A Mayo Clinic pilot project found a preoperative surgical team briefing prior to cardiac surgery led to improved communication, fewer errors and reduced cost.
Some 56 surgical staff membersincluding assistants, technicians, nurses and anesthetistsdesigned one- to eight-minute briefings in which each team member discussed specific roles in the procedures and concerns about the patient. The briefings are different from checklists, which review the accuracy of medications, patient conditions, supplies and other components of the surgical process.
Instead, the briefings helped to mitigate surgical disruptions, such as equipment and resource issues and miscommunication events, the researchers said. Results were published online in the Journal of the American College of Surgeons.
Observers for the Mayo pilot monitored six surgeries before which briefings were conducted and 10 surgeries that did not have briefings. Miscommunication events were reduced by 53% when briefings were completed, and medical supply waste also was reduced. The researchers said more studies and pilots are needed to more broadly incorporate the findings from this project.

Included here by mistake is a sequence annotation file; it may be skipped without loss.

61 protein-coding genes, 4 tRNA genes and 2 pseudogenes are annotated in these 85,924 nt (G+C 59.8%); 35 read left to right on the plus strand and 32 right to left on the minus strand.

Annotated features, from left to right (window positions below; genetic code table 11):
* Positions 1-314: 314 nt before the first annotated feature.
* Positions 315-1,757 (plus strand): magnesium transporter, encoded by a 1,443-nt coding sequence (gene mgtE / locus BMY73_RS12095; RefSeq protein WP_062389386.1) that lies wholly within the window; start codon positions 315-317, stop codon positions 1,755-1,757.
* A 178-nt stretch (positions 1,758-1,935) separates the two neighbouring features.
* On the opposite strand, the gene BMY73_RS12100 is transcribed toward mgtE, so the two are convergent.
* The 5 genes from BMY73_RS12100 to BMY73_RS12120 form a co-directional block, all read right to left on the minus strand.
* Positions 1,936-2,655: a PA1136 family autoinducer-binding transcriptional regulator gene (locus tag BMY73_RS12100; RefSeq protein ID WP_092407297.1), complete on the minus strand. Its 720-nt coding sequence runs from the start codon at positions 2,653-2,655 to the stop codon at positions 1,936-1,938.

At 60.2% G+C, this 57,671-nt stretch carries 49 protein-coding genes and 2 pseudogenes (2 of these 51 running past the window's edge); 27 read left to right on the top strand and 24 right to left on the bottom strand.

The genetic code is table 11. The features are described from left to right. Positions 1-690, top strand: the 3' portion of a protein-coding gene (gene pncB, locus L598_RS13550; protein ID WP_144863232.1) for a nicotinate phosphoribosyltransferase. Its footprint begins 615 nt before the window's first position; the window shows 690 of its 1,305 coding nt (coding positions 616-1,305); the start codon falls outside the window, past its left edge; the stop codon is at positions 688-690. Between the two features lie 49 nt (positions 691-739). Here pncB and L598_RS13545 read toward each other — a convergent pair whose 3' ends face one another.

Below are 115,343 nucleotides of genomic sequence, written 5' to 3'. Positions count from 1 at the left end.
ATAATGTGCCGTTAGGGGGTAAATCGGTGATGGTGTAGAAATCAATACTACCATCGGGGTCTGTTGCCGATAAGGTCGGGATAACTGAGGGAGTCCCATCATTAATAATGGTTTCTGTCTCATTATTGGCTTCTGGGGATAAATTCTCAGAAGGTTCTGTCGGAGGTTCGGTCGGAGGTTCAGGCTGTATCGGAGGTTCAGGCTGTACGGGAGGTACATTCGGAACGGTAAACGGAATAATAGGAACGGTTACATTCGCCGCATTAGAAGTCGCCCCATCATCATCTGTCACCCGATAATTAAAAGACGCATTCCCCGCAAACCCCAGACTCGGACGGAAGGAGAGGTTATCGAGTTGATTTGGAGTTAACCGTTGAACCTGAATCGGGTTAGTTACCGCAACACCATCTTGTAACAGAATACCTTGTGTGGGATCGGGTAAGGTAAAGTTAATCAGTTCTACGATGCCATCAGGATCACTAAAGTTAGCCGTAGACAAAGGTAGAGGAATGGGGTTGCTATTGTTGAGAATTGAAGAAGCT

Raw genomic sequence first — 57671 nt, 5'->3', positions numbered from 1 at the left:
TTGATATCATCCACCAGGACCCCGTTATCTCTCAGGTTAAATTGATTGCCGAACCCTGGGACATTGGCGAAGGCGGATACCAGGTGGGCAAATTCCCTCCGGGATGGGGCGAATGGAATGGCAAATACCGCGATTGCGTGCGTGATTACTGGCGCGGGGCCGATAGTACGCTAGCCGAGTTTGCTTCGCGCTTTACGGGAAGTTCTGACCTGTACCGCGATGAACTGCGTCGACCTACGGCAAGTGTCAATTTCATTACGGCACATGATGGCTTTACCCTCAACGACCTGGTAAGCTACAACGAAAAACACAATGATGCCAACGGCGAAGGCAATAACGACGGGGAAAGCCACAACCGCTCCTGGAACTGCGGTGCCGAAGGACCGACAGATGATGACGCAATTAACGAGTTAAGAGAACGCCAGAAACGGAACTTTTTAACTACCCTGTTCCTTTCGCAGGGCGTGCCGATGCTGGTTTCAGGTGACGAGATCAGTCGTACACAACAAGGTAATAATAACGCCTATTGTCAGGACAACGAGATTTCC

The goal of the briefings was to get everyone used to talking when there wasnt a problem, so they would be more likely to speak up when problems occur, said Thoralf Sundt, a Mayo Clinic cardiac surgeon who volunteered his surgery team for the study, in a written statement. We know that miscommunication is a major cause of sentinel events, an unexpected death or serious injury.